Treatment for Depression
Depression, even the most severe cases, typically responds very well to treatment. Many individuals who seek treatment go on to lead healthy, productive lives. The specific treatment approach used will depend on the type of depression, its severity, and personal preferences. In general, most depressive disorders are treated with psychotherapy or counseling, medication, or some combination of the two.
Sometimes people feel they have “failed” at therapy or that treatment didn’t work. However, it is important to be patients and give adequate time to a treatment plan to truly gauge its success. Many medications can take six to eight weeks before they fully begin to work and psychotherapy typically requires ongoing sessions before a person with depression begins to see an improvement in how they’re feeling. In many cases, individuals may need to try several different treatment combinations before they find the right one for them.
Before a treatment can be administered, a patient will need to be evaluated by a physician to determine if the symptoms of concern are caused by depression or another medical condition. In addition, individuals with depression commonly struggle with additional mental or physical illnesses, including anxiety, anger management, eating disorders, or substance abuse which can lead to increased risk for suicide. The earlier treatment can begin, the more effective it will be and the greater the likelihood of preventing complications from co-existing mental or physical illnesses.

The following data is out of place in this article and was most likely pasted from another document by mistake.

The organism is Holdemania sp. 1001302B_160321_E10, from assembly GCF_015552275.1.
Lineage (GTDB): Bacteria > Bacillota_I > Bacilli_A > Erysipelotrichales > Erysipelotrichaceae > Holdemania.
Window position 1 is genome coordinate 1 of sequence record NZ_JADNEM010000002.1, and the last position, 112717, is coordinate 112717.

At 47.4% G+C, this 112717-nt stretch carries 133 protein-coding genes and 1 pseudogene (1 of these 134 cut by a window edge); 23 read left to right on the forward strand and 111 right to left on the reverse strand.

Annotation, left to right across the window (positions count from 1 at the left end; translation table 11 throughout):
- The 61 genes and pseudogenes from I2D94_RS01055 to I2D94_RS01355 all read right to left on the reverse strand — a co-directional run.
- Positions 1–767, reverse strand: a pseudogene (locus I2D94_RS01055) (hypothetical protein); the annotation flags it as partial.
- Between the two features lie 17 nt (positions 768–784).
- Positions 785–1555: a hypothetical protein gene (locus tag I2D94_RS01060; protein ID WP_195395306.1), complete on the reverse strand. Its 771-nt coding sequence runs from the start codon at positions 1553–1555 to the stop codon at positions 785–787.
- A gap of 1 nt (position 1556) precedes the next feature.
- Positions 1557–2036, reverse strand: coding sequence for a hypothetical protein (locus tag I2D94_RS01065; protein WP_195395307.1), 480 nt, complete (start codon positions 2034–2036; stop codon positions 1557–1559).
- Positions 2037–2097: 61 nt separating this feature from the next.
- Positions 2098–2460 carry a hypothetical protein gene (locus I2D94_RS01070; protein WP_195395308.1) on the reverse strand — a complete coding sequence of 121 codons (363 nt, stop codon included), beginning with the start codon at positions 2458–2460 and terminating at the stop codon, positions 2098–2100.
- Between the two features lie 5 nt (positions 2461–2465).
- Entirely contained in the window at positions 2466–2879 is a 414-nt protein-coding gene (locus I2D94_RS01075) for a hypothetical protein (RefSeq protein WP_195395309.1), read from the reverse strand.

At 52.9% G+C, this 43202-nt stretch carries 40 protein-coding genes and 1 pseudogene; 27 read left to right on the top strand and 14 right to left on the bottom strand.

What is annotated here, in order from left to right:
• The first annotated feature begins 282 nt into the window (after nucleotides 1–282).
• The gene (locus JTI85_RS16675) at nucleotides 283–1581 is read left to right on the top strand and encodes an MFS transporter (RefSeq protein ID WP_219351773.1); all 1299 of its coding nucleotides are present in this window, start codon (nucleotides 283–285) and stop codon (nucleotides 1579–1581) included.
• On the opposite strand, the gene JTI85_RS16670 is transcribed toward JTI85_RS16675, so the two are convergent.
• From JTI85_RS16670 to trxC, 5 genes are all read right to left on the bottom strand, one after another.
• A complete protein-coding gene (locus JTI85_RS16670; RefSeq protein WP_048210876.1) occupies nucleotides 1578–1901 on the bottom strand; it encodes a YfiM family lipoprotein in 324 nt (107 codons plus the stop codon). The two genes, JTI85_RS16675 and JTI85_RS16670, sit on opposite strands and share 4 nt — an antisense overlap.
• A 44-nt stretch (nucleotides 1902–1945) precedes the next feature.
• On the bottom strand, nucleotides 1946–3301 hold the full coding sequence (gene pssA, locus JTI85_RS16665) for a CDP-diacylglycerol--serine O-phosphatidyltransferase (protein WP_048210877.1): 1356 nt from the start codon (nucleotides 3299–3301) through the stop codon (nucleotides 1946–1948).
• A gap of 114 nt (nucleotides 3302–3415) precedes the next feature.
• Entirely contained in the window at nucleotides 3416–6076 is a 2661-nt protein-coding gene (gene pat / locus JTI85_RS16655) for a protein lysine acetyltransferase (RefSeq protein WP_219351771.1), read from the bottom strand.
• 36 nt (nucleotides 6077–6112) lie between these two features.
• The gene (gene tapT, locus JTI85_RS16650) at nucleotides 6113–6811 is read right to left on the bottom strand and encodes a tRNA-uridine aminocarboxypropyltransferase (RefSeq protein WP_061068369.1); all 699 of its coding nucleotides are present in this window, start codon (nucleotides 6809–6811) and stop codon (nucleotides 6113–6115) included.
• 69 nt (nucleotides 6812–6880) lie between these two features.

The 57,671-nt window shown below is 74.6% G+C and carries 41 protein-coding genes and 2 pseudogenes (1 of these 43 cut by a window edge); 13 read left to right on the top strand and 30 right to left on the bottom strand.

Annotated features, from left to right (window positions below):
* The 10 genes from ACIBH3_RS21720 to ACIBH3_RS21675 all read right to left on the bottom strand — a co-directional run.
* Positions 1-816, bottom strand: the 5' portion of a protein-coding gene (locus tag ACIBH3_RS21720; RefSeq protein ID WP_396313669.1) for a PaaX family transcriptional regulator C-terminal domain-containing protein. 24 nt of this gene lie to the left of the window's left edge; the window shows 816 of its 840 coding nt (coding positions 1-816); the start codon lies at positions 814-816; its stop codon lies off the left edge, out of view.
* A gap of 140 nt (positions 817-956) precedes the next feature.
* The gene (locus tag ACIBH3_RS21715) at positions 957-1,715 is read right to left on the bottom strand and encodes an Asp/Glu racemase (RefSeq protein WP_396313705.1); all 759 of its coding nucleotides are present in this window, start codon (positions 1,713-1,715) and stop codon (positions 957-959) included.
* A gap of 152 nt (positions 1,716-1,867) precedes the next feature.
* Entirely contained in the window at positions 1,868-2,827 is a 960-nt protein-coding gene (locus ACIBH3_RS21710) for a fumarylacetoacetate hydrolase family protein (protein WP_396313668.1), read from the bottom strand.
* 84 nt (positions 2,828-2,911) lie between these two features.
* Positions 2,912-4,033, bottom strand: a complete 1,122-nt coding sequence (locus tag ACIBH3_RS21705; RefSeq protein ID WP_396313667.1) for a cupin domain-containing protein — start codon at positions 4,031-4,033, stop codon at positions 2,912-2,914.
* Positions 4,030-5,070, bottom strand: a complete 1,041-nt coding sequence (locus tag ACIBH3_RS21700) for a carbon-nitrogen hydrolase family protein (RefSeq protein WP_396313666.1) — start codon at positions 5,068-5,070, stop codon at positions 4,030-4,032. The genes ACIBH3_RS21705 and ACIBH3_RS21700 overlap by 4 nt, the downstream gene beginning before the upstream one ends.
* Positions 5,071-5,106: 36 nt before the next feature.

There are many antidepressant medications available to treat depression. Antidepressants are generally categorized by which chemicals in your brain (serotonin, norepinephrine, or dopamine) they affect in order to change your mood. Medication is most effective when combined with behavioral therapy. Medication will not cure depression, but can help keep symptoms under control while the person receives counseling. With treatment, many people with depression lead healthy and fulfilling lives.
There are a wide variety of antidepressants available and a person may have to try several types before they find the right medication for them. Your doctor will guide you through finding the medication, or combination of medications, that are right for treating your depression.